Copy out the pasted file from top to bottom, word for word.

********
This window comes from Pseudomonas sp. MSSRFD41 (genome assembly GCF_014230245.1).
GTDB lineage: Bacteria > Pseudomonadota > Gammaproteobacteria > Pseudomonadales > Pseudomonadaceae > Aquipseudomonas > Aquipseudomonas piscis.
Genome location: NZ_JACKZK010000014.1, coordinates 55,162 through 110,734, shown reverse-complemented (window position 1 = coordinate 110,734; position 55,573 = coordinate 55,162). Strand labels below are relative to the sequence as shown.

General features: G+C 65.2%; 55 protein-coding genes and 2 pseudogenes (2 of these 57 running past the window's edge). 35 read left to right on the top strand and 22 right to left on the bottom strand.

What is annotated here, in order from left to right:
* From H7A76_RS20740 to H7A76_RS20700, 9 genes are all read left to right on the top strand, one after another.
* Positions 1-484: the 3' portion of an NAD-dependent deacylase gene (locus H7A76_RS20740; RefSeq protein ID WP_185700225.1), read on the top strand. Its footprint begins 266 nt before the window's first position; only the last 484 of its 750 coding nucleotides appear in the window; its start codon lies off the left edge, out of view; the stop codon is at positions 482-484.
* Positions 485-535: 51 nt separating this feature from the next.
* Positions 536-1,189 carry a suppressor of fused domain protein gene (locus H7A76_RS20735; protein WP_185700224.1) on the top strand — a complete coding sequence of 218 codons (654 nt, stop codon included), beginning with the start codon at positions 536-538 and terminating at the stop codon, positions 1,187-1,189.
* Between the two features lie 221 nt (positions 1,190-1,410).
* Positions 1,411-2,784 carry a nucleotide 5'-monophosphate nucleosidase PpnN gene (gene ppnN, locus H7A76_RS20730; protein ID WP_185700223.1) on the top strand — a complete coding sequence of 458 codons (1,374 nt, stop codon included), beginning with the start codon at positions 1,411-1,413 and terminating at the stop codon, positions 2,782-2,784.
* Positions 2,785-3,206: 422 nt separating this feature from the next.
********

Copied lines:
This window comes from Pseudomonas sp. MSSRFD41 (genome assembly GCF_014230245.1).
GTDB lineage: Bacteria > Pseudomonadota > Gammaproteobacteria > Pseudomonadales > Pseudomonadaceae > Aquipseudomonas > Aquipseudomonas piscis.
Genome location: NZ_JACKZK010000014.1, coordinates 55,162 through 110,734, shown reverse-complemented (window position 1 = coordinate 110,734; position 55,573 = coordinate 55,162). Strand labels below are relative to the sequence as shown.

General features: G+C 65.2%; 55 protein-coding genes and 2 pseudogenes (2 of these 57 running past the window's edge). 35 read left to right on the top strand and 22 right to left on the bottom strand.

What is annotated here, in order from left to right:
* From H7A76_RS20740 to H7A76_RS20700, 9 genes are all read left to right on the top strand, one after another.
* Positions 1-484: the 3' portion of an NAD-dependent deacylase gene (locus H7A76_RS20740; RefSeq protein ID WP_185700225.1), read on the top strand. Its footprint begins 266 nt before the window's first position; only the last 484 of its 750 coding nucleotides appear in the window; its start codon lies off the left edge, out of view; the stop codon is at positions 482-484.
* Positions 485-535: 51 nt separating this feature from the next.
* Positions 536-1,189 carry a suppressor of fused domain protein gene (locus H7A76_RS20735; protein WP_185700224.1) on the top strand — a complete coding sequence of 218 codons (654 nt, stop codon included), beginning with the start codon at positions 536-538 and terminating at the stop codon, positions 1,187-1,189.
* Between the two features lie 221 nt (positions 1,190-1,410).
* Positions 1,411-2,784 carry a nucleotide 5'-monophosphate nucleosidase PpnN gene (gene ppnN, locus H7A76_RS20730; protein ID WP_185700223.1) on the top strand — a complete coding sequence of 458 codons (1,374 nt, stop codon included), beginning with the start codon at positions 1,411-1,413 and terminating at the stop codon, positions 2,782-2,784.
* Positions 2,785-3,206: 422 nt separating this feature from the next.